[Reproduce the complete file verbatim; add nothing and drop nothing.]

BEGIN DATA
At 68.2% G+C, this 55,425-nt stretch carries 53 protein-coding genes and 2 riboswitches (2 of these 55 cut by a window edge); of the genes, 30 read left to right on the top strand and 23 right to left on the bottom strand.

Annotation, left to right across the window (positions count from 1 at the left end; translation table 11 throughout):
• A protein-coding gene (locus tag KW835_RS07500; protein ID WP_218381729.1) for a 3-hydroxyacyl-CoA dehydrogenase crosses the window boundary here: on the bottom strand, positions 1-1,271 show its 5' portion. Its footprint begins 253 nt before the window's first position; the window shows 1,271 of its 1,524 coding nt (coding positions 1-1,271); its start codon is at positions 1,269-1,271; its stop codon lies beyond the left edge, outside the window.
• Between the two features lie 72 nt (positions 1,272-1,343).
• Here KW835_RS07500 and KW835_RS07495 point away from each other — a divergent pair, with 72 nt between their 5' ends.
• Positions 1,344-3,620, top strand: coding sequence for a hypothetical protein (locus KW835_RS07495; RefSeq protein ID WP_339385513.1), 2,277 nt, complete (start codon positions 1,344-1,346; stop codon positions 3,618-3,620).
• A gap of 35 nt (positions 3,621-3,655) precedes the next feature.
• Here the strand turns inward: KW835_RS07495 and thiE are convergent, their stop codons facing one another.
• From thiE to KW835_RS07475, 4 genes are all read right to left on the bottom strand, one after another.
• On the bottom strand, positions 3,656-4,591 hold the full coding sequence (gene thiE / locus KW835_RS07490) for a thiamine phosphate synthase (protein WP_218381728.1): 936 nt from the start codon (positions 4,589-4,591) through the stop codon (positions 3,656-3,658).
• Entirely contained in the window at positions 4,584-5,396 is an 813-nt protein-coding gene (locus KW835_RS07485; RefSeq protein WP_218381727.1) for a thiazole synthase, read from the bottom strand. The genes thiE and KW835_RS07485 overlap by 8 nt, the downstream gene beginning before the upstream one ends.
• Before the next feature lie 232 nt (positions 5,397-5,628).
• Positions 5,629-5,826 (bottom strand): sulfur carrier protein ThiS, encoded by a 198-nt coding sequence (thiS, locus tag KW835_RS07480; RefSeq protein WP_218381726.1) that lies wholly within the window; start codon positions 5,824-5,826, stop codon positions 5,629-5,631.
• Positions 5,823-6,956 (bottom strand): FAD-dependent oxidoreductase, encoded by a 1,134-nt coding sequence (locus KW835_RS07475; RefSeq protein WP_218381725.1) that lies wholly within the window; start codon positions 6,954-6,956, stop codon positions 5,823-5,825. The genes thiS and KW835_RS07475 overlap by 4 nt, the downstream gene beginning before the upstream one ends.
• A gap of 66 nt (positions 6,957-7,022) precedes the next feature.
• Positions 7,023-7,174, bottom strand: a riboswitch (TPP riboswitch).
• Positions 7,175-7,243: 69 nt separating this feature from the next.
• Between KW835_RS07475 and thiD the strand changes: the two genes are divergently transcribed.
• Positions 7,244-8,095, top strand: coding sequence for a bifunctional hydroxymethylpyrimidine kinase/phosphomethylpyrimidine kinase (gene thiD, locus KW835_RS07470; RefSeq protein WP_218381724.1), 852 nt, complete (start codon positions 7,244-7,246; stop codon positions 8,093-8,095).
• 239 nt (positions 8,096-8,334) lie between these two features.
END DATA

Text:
At 68.2% G+C, this 55,425-nt stretch carries 53 protein-coding genes and 2 riboswitches (2 of these 55 cut by a window edge); of the genes, 30 read left to right on the top strand and 23 right to left on the bottom strand.

Annotation, left to right across the window (positions count from 1 at the left end; translation table 11 throughout):
• A protein-coding gene (locus tag KW835_RS07500; protein ID WP_218381729.1) for a 3-hydroxyacyl-CoA dehydrogenase crosses the window boundary here: on the bottom strand, positions 1-1,271 show its 5' portion. Its footprint begins 253 nt before the window's first position; the window shows 1,271 of its 1,524 coding nt (coding positions 1-1,271); its start codon is at positions 1,269-1,271; its stop codon lies beyond the left edge, outside the window.
• Between the two features lie 72 nt (positions 1,272-1,343).
• Here KW835_RS07500 and KW835_RS07495 point away from each other — a divergent pair, with 72 nt between their 5' ends.
• Positions 1,344-3,620, top strand: coding sequence for a hypothetical protein (locus KW835_RS07495; RefSeq protein ID WP_339385513.1), 2,277 nt, complete (start codon positions 1,344-1,346; stop codon positions 3,618-3,620).
• A gap of 35 nt (positions 3,621-3,655) precedes the next feature.
• Here the strand turns inward: KW835_RS07495 and thiE are convergent, their stop codons facing one another.
• From thiE to KW835_RS07475, 4 genes are all read right to left on the bottom strand, one after another.
• On the bottom strand, positions 3,656-4,591 hold the full coding sequence (gene thiE / locus KW835_RS07490) for a thiamine phosphate synthase (protein WP_218381728.1): 936 nt from the start codon (positions 4,589-4,591) through the stop codon (positions 3,656-3,658).
• Entirely contained in the window at positions 4,584-5,396 is an 813-nt protein-coding gene (locus KW835_RS07485; RefSeq protein WP_218381727.1) for a thiazole synthase, read from the bottom strand. The genes thiE and KW835_RS07485 overlap by 8 nt, the downstream gene beginning before the upstream one ends.
• Before the next feature lie 232 nt (positions 5,397-5,628).
• Positions 5,629-5,826 (bottom strand): sulfur carrier protein ThiS, encoded by a 198-nt coding sequence (thiS, locus tag KW835_RS07480; RefSeq protein WP_218381726.1) that lies wholly within the window; start codon positions 5,824-5,826, stop codon positions 5,629-5,631.
• Positions 5,823-6,956 (bottom strand): FAD-dependent oxidoreductase, encoded by a 1,134-nt coding sequence (locus KW835_RS07475; RefSeq protein WP_218381725.1) that lies wholly within the window; start codon positions 6,954-6,956, stop codon positions 5,823-5,825. The genes thiS and KW835_RS07475 overlap by 4 nt, the downstream gene beginning before the upstream one ends.
• A gap of 66 nt (positions 6,957-7,022) precedes the next feature.
• Positions 7,023-7,174, bottom strand: a riboswitch (TPP riboswitch).
• Positions 7,175-7,243: 69 nt separating this feature from the next.
• Between KW835_RS07475 and thiD the strand changes: the two genes are divergently transcribed.
• Positions 7,244-8,095, top strand: coding sequence for a bifunctional hydroxymethylpyrimidine kinase/phosphomethylpyrimidine kinase (gene thiD, locus KW835_RS07470; RefSeq protein WP_218381724.1), 852 nt, complete (start codon positions 7,244-7,246; stop codon positions 8,093-8,095).
• 239 nt (positions 8,096-8,334) lie between these two features.